7 Animated Disney Villains Who Represent the Seven Deadly Sins

7 Animated Disney Villains Who Represent the Seven Deadly Sins ...

The seven deadly sins are a collective term for the seven most evil sins condemned by Christianity. Individual sins have appeared in many stories as far back as the Greeks, and are seen in some of the greatest fairy tales warning against temptation or the dangers of hubris.

The flaws serve as perfect foundations when constructing a villain in the modern world. The best examples can be found at Disney, where the villains are often regarded by viewers as more important.

'Snow White and the Seven Dwarfs', Envy: The Evil Queen, (1937)

Envy is the fear that a person feels about seeing someone who is more successful than they are, or who has items or abilities they wish they had. Often, villains seek to even the playing field either by taking items and abilities for themselves or destroying the person who has them by elimination.

The Evil Queen, who appears in Disney's animated canon every day, is the poster child for this sin: she asks her magical mirror every day who is the most fair of all. Unfortunately, one day the mirror says that Snow White, her stepdaughter, is unfair, so the queen plans to have her murdered. So powerful is the Queen's hatred for another's beauty that she is willing to temporarily transform herself into an old crone if it means getting close enough to poison Snow White herself.

'Alice in Wonderland: Wrath: The Queen of Hearts' (1951)

When anger becomes wrath, it becomes problematic. One can become consumed by their rage to the point that they either lose control of themselves or stop caring about others' well-being, as Homer's poem The Iliad illustrates this perfectly. Achilles is adamantly driven to forsake his fellow Acadians and abandon the Trojan War because he is their best soldier.

The Queen of Hearts, Disney's most vengeful villain, is the Queen of Hearts, who rules Wonderland with the stubbornness of a youngster. Everyone lives in fear of invoking her wrath, which often results in a loss of heads. Only her king can quell her temper, and only for a few seconds at a time.

'101 Dalmatians,' by Gluttony, (1961)

The sin of gluttony is a sin that is often equated to excess of life's pleasures, particularly items that represent wealth. Oftentimes, those consumed by gluttony consume food, drink, and resources to the point where those around them suffer. This is why Cruella de Vil from 101 Dalmatians, one of the most universally hated Disney villains, fits this sin, although she trades food for expensive fur coats.

Cruella informs Anita that she loves and admires furs and asks if there is a woman on Earth who doesn't. The villainess's obsession with finding the finest fur coats goes so far as to try and buy Anita and Roger's newborn puppies, then steals them when they refuse. Even her slender frame is almost swallowed by the excessive coat she flaunts.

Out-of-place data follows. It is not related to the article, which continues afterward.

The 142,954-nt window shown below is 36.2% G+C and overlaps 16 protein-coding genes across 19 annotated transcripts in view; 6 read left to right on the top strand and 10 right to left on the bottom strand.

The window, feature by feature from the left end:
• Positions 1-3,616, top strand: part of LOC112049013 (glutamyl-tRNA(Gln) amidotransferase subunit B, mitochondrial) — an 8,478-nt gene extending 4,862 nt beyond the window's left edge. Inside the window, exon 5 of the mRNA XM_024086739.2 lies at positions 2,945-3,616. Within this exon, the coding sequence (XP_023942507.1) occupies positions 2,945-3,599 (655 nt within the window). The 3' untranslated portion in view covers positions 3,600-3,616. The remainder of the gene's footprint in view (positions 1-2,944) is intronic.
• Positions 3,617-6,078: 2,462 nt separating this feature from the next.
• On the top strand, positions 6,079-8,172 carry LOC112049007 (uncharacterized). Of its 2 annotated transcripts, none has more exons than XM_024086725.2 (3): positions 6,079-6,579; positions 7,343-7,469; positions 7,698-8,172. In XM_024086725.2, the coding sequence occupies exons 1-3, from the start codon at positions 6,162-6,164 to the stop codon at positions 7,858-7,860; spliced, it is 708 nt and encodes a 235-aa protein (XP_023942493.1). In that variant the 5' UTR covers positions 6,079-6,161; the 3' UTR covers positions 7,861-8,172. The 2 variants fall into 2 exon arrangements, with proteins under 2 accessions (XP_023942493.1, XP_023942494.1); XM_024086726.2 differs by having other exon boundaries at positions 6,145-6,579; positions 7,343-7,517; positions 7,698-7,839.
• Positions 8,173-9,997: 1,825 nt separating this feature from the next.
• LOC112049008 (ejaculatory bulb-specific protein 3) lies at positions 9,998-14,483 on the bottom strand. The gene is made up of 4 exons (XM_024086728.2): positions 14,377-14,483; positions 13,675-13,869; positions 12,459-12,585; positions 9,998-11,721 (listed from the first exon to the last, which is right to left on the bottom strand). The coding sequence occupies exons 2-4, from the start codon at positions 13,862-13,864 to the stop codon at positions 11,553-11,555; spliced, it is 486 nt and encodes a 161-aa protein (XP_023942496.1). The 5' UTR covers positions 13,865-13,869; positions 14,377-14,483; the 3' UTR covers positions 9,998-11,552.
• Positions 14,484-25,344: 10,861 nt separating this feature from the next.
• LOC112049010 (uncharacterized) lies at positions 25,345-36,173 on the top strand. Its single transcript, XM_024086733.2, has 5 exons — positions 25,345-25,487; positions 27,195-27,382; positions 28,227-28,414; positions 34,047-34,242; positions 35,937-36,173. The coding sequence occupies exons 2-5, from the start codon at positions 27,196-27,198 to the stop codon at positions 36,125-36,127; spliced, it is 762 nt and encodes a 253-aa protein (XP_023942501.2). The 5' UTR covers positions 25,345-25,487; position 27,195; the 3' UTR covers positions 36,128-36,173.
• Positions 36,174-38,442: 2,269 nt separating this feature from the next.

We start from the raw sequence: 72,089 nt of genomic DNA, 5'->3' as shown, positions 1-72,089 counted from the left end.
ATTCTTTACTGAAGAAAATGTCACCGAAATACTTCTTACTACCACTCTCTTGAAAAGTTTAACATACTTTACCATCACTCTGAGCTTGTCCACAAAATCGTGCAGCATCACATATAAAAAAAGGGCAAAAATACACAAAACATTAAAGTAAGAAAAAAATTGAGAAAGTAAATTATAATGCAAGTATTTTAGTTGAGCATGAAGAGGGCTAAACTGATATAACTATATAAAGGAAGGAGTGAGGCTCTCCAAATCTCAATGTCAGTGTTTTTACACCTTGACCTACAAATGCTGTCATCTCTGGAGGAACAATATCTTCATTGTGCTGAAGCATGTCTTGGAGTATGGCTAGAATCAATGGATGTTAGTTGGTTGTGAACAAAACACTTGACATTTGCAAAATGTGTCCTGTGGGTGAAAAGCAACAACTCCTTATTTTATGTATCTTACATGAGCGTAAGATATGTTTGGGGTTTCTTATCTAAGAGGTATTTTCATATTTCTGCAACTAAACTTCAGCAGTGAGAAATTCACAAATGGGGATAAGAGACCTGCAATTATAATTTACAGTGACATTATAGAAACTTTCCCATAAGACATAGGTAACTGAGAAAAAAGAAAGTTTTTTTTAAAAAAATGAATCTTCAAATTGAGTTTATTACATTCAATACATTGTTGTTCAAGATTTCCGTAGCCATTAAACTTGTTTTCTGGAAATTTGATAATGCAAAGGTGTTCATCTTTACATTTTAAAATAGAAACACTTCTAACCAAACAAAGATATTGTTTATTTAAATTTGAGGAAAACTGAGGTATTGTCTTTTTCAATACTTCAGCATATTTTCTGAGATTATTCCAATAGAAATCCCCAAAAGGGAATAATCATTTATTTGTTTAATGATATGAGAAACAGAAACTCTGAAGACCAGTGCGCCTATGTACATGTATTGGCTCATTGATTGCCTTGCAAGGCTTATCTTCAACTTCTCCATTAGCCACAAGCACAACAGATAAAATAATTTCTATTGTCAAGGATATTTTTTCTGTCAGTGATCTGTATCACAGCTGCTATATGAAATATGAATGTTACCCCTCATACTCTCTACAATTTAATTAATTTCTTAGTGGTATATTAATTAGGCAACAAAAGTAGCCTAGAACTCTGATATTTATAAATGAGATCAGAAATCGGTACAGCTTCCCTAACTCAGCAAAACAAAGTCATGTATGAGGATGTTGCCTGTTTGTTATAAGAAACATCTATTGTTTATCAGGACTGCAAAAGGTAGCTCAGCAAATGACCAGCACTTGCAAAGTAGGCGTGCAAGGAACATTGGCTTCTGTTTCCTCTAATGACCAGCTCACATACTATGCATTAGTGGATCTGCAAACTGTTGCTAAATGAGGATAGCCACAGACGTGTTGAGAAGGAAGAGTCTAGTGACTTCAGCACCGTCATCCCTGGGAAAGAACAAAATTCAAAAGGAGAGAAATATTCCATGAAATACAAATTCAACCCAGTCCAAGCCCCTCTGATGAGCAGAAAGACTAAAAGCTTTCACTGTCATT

Greed: Madam Medusa, 'The Rescuers' (1977)

Greed is one of the more straightforward sins to understand: being obsessed with having and acquiring more material wealth to the detriment of others. Money is the usual pursuit for the greedy, but food, power, or status symbols can substitute as well. It is perhaps the most commonly-seen sin in children's media, as the greedy businessman who wants to destroy the environment for a profit was the villain in many Saturday morning cartoons and environmentally conscious films.

Madam Medusa, who isn't working in a pawn shop in New York City, is the most adept at capturing and releasing orphaned children to discover the Devil's Eye, the largest diamond in the world. It doesn't matter how many other treasures she collects in the hole.

Pride: Gaston, 'Beauty and the Beast' (1991)

Pride is a tricky sin because, at first glance, it appears to be harmless. Many times we are encouraged to be proud of our achievements, regardless of their importance or size. However, the dangers of this sin come when a person believes that their achievements are superior to others'.

Gaston, a handsome hunter who wants to marry Belle because the two of them are the finest-looking people in town, is unable to move on, because every other woman in town would gladly marry him on his request. This transforms him from a cocky himbo into a true villain who refuses to answer no.

Judge Claude Frollo, 'The Hunchback of Notre Dame,' (1996)

Lust is often associated with cardinal pleasure, but it may also refer to desire for something or someone to the point of obsession. Unlike passion, which drives someone to pursue a goal to better themselves or others, lust is self-interested. Those who desire the object of their desire desire want it because it makes them feel better, regardless of how many others are hurt in the process.

Judge Frollo was either obsessed with power, like Ursula from The Little Mermaid, or with revenge, as in Peter Pan's The Hunchback of Notre Dame, and how he willingly sacrificed his life to protect her. His heart is exposed in the "Hellfire" sequence, which includes some of the most extreme religious and sexual depictions used in animation.

Sloth: Hans, 'Frozen' (2013)

Sloth is probably the most difficult of the sins to quantify. The general assumption is that sloth means lazy or non-working, although a character who embodies sloth can still strive towards a goal where they will never have to lift a finger again. This is the goal of prince Hans from Frozen, one of the finest Disney twist villains.

Hans, the youngest of 13 brothers, figured out that he would never be king of another nation unless he married into a different family. Anna, he pretends to be in love with Anna, and thanks to her naive and trusting nature, Hans is placed in charge of Arendelle while she goes to retrieve Elsa.